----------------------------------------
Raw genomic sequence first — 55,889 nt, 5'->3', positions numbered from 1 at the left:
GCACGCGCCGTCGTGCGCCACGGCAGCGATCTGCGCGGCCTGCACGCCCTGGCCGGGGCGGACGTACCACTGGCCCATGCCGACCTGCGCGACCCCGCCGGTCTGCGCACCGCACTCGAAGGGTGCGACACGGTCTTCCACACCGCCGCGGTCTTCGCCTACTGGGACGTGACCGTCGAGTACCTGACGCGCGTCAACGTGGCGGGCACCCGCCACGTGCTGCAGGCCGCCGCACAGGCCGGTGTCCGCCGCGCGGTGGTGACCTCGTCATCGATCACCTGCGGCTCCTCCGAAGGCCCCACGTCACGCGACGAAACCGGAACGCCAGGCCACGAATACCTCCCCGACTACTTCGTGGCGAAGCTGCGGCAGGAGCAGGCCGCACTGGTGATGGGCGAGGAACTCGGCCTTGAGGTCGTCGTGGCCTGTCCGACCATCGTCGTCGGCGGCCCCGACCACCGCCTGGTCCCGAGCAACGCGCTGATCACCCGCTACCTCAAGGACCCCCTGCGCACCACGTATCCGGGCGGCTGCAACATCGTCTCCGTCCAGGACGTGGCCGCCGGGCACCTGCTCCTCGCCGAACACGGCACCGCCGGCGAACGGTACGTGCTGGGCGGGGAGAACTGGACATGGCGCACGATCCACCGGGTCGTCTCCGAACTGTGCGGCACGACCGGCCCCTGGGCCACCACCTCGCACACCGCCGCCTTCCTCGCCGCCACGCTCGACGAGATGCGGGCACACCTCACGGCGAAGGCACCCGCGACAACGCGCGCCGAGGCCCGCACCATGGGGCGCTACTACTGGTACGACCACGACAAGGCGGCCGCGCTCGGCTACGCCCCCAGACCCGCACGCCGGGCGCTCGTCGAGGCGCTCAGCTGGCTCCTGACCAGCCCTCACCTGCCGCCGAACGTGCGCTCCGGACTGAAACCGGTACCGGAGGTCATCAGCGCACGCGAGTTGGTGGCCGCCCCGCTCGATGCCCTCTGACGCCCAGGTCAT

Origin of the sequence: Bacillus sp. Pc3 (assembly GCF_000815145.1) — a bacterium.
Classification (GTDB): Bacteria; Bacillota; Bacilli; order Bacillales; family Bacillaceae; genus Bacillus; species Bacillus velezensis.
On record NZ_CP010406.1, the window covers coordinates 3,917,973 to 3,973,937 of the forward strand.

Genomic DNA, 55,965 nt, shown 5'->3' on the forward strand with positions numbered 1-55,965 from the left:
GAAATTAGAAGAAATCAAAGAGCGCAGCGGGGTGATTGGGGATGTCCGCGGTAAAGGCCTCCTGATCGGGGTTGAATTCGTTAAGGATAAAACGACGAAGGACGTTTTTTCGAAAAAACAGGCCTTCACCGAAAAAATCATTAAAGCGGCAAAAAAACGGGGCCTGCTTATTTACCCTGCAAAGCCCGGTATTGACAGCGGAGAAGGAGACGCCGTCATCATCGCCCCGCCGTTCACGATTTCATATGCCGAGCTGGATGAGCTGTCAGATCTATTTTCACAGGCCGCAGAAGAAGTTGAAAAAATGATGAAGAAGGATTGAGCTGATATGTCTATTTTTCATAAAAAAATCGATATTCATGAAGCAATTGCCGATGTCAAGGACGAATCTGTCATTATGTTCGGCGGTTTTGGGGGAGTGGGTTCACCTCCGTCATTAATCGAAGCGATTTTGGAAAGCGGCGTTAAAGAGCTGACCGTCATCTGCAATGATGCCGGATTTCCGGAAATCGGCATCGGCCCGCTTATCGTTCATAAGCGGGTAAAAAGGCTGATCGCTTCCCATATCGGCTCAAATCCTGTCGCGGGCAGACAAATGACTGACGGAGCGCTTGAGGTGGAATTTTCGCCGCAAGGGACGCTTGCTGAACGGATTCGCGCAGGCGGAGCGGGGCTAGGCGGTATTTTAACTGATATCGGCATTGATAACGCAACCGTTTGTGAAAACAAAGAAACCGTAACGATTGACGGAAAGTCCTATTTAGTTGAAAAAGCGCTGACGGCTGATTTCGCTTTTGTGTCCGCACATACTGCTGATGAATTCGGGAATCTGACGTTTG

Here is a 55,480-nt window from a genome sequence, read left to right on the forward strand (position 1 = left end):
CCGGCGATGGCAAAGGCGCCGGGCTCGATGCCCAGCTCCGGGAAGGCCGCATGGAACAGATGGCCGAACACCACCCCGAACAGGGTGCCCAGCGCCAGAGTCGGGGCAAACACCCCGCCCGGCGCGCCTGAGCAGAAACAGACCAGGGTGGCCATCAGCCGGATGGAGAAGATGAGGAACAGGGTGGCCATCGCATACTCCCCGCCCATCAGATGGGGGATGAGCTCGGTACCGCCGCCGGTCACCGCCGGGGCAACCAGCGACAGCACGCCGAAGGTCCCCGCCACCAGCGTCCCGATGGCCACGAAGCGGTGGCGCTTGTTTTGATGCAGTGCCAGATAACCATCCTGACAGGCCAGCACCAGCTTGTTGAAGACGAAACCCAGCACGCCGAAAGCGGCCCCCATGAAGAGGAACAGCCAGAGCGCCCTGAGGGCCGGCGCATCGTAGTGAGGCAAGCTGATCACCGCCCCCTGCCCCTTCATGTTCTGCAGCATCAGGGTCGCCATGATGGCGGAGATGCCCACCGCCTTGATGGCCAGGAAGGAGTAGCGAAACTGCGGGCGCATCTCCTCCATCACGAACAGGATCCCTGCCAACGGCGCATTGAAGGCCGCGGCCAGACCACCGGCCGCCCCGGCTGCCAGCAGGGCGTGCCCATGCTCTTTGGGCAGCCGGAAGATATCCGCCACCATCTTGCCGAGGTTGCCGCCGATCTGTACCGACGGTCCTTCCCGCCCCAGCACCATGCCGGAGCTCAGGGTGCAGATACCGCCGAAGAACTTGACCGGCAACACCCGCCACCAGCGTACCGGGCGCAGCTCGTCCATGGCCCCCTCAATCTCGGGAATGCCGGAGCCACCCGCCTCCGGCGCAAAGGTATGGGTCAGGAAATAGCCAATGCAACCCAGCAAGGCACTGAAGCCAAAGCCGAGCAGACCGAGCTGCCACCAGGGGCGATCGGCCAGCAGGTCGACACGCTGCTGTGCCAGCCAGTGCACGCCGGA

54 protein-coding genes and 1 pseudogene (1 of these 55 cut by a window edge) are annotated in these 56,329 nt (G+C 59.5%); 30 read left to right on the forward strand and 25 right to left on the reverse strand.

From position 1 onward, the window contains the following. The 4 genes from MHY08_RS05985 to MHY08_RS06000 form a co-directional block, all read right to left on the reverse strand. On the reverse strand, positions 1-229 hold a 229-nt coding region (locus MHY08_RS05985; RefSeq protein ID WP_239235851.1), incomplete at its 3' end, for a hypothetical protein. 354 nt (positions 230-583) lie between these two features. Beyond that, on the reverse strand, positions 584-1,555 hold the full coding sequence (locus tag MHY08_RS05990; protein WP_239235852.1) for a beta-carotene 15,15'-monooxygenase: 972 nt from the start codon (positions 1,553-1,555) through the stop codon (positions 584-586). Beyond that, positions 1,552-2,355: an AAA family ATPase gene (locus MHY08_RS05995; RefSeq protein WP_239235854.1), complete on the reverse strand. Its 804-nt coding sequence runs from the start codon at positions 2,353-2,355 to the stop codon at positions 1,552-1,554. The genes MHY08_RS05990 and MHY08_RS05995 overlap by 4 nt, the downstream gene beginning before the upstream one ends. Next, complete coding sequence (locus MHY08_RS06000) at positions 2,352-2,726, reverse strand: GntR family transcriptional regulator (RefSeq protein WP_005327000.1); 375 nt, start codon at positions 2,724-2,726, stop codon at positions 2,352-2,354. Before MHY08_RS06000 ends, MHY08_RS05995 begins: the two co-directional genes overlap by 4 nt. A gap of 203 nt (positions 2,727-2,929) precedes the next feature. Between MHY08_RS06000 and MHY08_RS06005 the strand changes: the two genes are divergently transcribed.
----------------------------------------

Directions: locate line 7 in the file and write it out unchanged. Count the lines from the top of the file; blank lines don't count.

GAAATTAGAAGAAATCAAAGAGCGCAGCGGGGTGATTGGGGATGTCCGCGGTAAAGGCCTCCTGATCGGGGTTGAATTCGTTAAGGATAAAACGACGAAGGACGTTTTTTCGAAAAAACAGGCCTTCACCGAAAAAATCATTAAAGCGGCAAAAAAACGGGGCCTGCTTATTTACCCTGCAAAGCCCGGTATTGACAGCGGAGAAGGAGACGCCGTCATCATCGCCCCGCCGTTCACGATTTCATATGCCGAGCTGGATGAGCTGTCAGATCTATTTTCACAGGCCGCAGAAGAAGTTGAAAAAATGATGAAGAAGGATTGAGCTGATATGTCTATTTTTCATAAAAAAATCGATATTCATGAAGCAATTGCCGATGTCAAGGACGAATCTGTCATTATGTTCGGCGGTTTTGGGGGAGTGGGTTCACCTCCGTCATTAATCGAAGCGATTTTGGAAAGCGGCGTTAAAGAGCTGACCGTCATCTGCAATGATGCCGGATTTCCGGAAATCGGCATCGGCCCGCTTATCGTTCATAAGCGGGTAAAAAGGCTGATCGCTTCCCATATCGGCTCAAATCCTGTCGCGGGCAGACAAATGACTGACGGAGCGCTTGAGGTGGAATTTTCGCCGCAAGGGACGCTTGCTGAACGGATTCGCGCAGGCGGAGCGGGGCTAGGCGGTATTTTAACTGATATCGGCATTGATAACGCAACCGTTTGTGAAAACAAAGAAACCGTAACGATTGACGGAAAGTCCTATTTAGTTGAAAAAGCGCTGACGGCTGATTTCGCTTTTGTGTCCGCACATACTGCTGATGAATTCGGGAATCTGACGTTTG